The solution that the catalyst came up with was sort of a controlled burn of organic life. It created the reapers to cull the advanced civilizations that could create its own synthetic life and preserve it as reapers. This allowed something of the old civilizations to live on, and new civilizations could prosper.

It's a rational machine mind imposing order on an irrational organic system. Like when we build a zoo and mimic animals' natural habitats in little managed pieces. You have lions and gazelles within 20 yards of each other, but you keep the lions from eating the gazells. The natural order is for the lions to eat the gazells, but, if you do, you have no more gazells.

As anyone who's seen or read Jurassic Park knows, you can't impose order on chaos forever. Organic life was able to overcome the reapers by progressively constructing the Crucible over countless cycles. Shepard is given the choice of how to end the cycle, but the choices all require a great sacrifice.

I think people don't like the ending because they where expecting a space opera ending with dancing ewocks and force ghosts of all you fallen crew mates nodding approvingly. Instead we got a more typical literary sci-fi ending.

Let's face it, the real ending has generated far more thought and discussion than it would have if the ending was Shep and Liara sipping margareetas on a beach.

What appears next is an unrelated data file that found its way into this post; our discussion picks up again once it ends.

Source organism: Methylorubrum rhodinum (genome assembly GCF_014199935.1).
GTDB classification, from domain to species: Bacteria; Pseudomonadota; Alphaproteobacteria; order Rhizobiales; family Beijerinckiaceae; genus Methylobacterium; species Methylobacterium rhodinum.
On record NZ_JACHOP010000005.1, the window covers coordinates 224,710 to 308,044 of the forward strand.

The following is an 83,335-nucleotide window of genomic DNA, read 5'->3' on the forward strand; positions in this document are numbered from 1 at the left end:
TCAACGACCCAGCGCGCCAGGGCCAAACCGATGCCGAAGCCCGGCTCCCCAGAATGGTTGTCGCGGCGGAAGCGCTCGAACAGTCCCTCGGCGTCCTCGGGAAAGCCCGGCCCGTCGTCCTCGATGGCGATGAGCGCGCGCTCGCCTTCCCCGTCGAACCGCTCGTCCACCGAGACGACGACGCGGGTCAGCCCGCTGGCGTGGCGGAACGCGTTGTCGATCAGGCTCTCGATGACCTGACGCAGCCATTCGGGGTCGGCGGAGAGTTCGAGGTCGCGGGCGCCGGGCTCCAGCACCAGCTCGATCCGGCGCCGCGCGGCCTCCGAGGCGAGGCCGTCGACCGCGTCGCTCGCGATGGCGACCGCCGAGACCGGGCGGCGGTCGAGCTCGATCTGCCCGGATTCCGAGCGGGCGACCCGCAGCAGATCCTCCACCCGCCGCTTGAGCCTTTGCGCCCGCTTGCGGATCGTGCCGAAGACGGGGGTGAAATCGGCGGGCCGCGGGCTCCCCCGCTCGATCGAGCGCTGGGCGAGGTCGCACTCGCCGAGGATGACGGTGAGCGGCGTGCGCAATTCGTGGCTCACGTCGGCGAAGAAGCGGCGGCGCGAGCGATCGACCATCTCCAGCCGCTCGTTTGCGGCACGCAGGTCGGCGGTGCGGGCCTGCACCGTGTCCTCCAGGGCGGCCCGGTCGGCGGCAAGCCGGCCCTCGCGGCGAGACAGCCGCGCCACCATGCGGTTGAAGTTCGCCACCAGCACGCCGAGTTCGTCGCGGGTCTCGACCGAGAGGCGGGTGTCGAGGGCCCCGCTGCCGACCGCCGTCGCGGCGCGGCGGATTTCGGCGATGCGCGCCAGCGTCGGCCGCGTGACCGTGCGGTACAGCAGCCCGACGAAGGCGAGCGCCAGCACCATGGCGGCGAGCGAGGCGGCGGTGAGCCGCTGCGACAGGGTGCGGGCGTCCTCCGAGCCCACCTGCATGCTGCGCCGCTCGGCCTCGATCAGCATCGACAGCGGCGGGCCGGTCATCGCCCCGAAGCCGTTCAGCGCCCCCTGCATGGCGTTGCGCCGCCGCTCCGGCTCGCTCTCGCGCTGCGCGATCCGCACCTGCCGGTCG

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    This is well-written, but it doesn't quite answer the question, in my opinion. Ben is looking for the evidence of why The Catalyst implemented this plan, not necessarily the why itself. Commented Mar 18, 2012 at 3:42
  • The Geth are a good example. If not for Shepard, the Geth would have wiped out the Quarians. Jarvik even mentions how the Protheans wared with their own synthetics. The Catalyst didn't want to chance a race not being able to prevail over their own creation.
    – CaulynDarr
    Commented Mar 18, 2012 at 4:09
  • Not quite - the Geth drove the Quarians away and then basically stuck to Rannoch - the whole reason the two groups are back at war in the first place is that the Quarians didn't like the fact that they lost. (And the footage on Rannoch implies the first war with the geth started with a Quarian civil war of sorts, with the Geth originally rising to arms only to protect their creators). A further wrinkle if you consider that the only reason they stopped winning was the Reaper and Reaper code. Commented Mar 18, 2012 at 4:19
  • But it does show that in the setting synthetics ans organics inevitably come into conflict. Because this one had a happy ending, doesn't mean they all will. In the catalyst's reasoning, it's probably the probability of synthetics wiping out organics was enought to start the cycle.
    – CaulynDarr
    Commented Mar 18, 2012 at 4:47
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    The ending has certainly inspired more thought than what was put into it.
    – kotekzot
    Commented Mar 18, 2012 at 8:26